Happier at Home by Gretchen Rubin

happier-at-homeHappier at Home is the follow up to Gretchen Rubin’s huge hit The Happiness Project (2009). It is now five years later and Rubin has realized that although her initial Happiness Project was a success, there is still room for improvement. In The Happiness Project she took a year to revamp her life by making small changes. Every month had a theme such as family or work and she came up with small changes that would improve the quality of that area of her life. In Happier at Home, Rubin focuses more specifically on what would make her home life happier. This reflects, in some ways, a shift in her own world as her children grow up and become more independent. This time instead of dedicating a full year to her task, she takes a school year – a more logical chunk of time for someone with school age children.

Like in her earlier book, the thing that makes Happier at Home such a success is how personable Rubin is. She is not some self-help guru with the answer to everything. She tries different things – sometimes she fails, sometimes she succeeds, but the whole time she remains true to herself. The goals she sets for herself are not always lofty, but do improve the quality of her home life. She creates small shrines around her house to remind her of what is important to her and of family memories. She comes up with a way to prevent her BlackBerry from taking over her life. She spends more dedicated time with each of her children.  And she does all of this without being prescriptive. The idea, after all, is not to do what she does, but to find your own way using her as a guide.

As I mentioned above, Rubin is very personable and relate-able. I felt like she could be a friend. We share many similar interests, such as reading,writing and research. This is reflected in the quotations that fill her book. She is well read, and to me that makes reading her book more enticing. She also admits to some dark truths that I share with her: I would often rather be at my computer writing than with my family, and no matter what I am doing I would almost always rather be reading. Scary but true.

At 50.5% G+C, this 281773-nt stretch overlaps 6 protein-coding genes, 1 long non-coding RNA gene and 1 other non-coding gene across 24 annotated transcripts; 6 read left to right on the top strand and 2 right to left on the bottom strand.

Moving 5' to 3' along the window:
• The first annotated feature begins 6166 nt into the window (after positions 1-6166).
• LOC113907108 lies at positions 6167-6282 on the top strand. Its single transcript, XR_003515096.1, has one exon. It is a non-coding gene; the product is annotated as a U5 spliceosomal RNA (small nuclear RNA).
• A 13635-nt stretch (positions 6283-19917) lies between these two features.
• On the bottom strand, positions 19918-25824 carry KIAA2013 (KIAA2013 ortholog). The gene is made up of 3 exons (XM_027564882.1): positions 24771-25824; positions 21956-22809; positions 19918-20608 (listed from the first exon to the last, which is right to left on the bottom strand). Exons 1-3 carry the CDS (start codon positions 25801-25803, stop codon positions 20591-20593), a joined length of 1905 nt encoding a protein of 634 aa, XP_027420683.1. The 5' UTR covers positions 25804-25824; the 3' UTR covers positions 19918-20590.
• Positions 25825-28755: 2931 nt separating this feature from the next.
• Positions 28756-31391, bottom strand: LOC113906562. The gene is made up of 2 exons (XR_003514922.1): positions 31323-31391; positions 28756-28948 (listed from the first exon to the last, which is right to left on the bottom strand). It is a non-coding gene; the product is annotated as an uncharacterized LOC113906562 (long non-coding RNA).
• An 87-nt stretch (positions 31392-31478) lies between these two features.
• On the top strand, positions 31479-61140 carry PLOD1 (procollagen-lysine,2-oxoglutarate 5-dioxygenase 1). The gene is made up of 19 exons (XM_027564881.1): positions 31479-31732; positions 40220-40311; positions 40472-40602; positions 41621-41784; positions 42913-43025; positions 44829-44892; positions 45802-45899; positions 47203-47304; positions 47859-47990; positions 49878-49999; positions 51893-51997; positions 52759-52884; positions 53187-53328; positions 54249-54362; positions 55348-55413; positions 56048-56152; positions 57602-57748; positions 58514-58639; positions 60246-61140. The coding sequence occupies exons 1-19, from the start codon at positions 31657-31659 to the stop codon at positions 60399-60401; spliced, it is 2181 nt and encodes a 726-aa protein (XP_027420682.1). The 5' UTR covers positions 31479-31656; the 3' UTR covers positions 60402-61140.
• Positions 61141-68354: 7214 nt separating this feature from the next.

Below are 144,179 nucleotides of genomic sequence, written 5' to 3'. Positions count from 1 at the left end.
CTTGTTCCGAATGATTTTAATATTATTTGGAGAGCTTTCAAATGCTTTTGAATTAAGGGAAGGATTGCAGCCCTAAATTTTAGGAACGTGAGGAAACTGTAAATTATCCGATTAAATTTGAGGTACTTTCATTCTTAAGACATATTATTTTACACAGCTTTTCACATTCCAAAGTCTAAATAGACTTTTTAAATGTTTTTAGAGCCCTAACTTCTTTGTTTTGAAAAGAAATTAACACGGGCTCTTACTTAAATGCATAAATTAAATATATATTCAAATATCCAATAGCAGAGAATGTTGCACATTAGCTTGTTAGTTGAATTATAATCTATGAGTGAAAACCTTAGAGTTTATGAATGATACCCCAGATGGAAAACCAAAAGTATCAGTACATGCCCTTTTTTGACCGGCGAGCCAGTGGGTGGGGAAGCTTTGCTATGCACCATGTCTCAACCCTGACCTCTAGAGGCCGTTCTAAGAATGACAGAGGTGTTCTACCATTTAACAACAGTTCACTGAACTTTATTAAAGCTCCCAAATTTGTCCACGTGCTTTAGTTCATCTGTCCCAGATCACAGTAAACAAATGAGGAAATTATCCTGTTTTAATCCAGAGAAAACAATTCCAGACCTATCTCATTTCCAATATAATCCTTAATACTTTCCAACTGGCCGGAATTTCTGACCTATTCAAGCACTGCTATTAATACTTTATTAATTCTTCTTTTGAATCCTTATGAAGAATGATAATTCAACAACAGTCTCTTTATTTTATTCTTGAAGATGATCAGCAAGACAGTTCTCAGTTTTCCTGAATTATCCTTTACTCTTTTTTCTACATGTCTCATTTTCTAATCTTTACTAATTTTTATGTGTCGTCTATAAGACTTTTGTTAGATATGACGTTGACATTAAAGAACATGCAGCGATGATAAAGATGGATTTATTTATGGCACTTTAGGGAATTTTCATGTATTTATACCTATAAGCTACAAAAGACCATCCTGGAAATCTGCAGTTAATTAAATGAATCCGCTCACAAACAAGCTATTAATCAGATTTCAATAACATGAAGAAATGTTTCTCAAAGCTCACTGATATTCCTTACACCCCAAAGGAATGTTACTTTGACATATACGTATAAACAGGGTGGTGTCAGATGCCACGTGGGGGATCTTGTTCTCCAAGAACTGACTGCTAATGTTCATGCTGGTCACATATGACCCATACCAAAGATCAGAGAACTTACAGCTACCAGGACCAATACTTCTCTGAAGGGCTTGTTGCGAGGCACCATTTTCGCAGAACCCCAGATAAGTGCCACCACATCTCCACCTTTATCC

The one major difference between Happier at Home and The Happiness Project is that reading The Happiness Project was like a call to action for me. I started my own (failed) Happiness Project and thoroughly checked out happiness-project.com. This time, after having read Happier at Home I have not jumped to action in the same way. That may because all the hard ground work was laid after The Happiness Project or it may reflect that I, like Rubin, am at a different stage in my life. Happier at Home did reignite my awareness of certain things, and there are concrete changes I am going to make but it will not be the grand overhaul that The Happiness Project inspired.

Who would like this book? Like The Happiness Project, this is a self-help book for people who hate self-help. I don’t even like to think of it as self-help but that is probably what it is. Both of Rubin’s books make you think about your life, even if you are not unhappy, and the ways that you could make it happier. More importantly, Rubin is a regular person making simple changes. Nothing earth shattering.

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3 Comments

  1. This looks like an interesting book to read, and I might have to read this sometime to see what it’s like for myself. How long is it? I like the fact that she is just a regular person though. Knowing that she is a regular person, did it seem to you that the things that she did were more believable?

    • The books is not that long. I would start with The Happiness Project if i were you. And yes, Rubin seems like a very normal person. She does not hold herself up to some exalted standard and she does not always succeed at what she sets out to do. Both her books are worthwhile reads in my opinion.

  2. Pingback: Promise Land by Jessica Lamb-Shapiro | 52 books or bust

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